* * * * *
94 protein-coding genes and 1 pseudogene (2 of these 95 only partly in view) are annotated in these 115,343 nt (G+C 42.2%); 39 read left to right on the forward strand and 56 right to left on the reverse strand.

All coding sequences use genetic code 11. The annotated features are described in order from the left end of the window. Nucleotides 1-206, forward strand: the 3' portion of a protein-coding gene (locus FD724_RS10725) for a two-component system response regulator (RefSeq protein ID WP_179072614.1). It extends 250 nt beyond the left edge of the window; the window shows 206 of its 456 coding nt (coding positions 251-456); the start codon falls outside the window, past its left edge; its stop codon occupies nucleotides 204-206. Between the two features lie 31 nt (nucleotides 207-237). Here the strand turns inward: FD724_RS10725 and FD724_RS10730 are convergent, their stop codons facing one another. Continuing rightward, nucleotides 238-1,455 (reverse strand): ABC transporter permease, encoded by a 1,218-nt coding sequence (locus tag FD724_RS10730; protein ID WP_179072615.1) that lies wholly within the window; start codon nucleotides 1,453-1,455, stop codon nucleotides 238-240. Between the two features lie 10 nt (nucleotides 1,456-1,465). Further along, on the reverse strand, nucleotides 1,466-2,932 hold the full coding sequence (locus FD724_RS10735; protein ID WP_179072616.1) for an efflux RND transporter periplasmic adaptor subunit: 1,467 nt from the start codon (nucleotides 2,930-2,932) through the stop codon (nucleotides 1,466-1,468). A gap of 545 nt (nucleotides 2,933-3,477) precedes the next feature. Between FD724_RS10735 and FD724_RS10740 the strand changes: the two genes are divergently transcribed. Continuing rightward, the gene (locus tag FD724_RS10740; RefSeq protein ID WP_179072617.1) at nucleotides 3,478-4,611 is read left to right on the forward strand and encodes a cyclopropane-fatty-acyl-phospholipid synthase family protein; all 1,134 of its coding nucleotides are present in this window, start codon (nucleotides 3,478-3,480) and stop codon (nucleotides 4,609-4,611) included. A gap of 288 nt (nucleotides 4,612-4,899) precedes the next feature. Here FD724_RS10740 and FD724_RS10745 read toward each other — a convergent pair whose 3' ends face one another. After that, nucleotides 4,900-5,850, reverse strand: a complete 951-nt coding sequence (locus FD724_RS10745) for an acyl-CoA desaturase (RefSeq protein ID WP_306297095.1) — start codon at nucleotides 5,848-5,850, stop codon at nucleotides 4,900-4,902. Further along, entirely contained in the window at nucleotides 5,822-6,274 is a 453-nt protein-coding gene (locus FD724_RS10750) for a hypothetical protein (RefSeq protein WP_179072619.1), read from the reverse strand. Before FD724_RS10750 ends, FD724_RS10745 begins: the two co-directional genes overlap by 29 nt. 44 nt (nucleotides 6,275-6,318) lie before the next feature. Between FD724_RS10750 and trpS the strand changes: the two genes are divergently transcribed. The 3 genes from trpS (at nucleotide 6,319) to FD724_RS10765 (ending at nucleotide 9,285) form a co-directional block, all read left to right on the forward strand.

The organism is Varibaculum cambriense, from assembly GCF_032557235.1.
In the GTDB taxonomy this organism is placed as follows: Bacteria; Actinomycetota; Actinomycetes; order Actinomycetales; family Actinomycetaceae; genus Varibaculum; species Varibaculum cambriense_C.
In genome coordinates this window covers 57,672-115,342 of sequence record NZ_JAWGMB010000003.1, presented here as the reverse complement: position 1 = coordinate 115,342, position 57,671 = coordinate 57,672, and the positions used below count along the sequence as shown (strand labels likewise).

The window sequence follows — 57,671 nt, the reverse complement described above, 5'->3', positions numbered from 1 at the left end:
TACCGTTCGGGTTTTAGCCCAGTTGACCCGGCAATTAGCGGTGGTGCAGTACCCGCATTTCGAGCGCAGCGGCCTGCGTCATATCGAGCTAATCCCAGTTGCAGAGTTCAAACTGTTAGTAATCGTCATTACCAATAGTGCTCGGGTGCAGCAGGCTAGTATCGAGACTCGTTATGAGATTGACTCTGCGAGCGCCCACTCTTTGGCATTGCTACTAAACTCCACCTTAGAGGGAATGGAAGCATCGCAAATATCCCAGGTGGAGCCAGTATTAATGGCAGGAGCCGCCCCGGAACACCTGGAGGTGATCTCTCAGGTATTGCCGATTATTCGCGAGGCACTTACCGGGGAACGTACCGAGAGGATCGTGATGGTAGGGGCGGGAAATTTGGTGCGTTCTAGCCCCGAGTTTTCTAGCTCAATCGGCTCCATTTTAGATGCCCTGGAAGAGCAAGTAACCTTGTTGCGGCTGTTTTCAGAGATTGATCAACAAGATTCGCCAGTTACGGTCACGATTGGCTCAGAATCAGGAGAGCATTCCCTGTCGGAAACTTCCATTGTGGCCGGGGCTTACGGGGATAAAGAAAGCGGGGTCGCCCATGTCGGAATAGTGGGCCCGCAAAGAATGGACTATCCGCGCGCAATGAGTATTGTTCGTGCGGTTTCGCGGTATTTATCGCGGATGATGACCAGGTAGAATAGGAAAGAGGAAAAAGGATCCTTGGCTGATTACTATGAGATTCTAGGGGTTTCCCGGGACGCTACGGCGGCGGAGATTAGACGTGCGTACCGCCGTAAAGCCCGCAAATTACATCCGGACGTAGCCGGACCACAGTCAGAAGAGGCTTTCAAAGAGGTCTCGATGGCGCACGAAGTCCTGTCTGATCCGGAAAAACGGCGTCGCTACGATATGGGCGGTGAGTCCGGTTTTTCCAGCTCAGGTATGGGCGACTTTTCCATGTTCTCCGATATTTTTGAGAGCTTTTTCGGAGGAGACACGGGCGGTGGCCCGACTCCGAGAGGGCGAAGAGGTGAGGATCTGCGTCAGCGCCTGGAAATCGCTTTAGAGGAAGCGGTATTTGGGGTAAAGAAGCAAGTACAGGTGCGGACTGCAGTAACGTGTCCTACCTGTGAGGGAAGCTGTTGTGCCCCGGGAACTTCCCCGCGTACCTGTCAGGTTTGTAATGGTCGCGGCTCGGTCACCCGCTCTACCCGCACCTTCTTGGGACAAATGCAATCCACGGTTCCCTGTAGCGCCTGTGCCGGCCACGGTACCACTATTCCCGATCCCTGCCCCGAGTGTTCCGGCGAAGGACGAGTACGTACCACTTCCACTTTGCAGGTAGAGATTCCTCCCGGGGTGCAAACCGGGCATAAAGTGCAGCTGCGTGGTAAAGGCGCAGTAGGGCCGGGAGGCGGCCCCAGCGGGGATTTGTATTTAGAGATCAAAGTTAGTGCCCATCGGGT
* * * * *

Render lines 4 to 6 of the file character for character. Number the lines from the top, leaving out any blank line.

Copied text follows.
In the GTDB taxonomy this organism is placed as follows: Bacteria; Actinomycetota; Actinomycetes; order Actinomycetales; family Actinomycetaceae; genus Varibaculum; species Varibaculum cambriense_C.
In genome coordinates this window covers 57,672-115,342 of sequence record NZ_JAWGMB010000003.1, presented here as the reverse complement: position 1 = coordinate 115,342, position 57,671 = coordinate 57,672, and the positions used below count along the sequence as shown (strand labels likewise).

The window sequence follows — 57,671 nt, the reverse complement described above, 5'->3', positions numbered from 1 at the left end: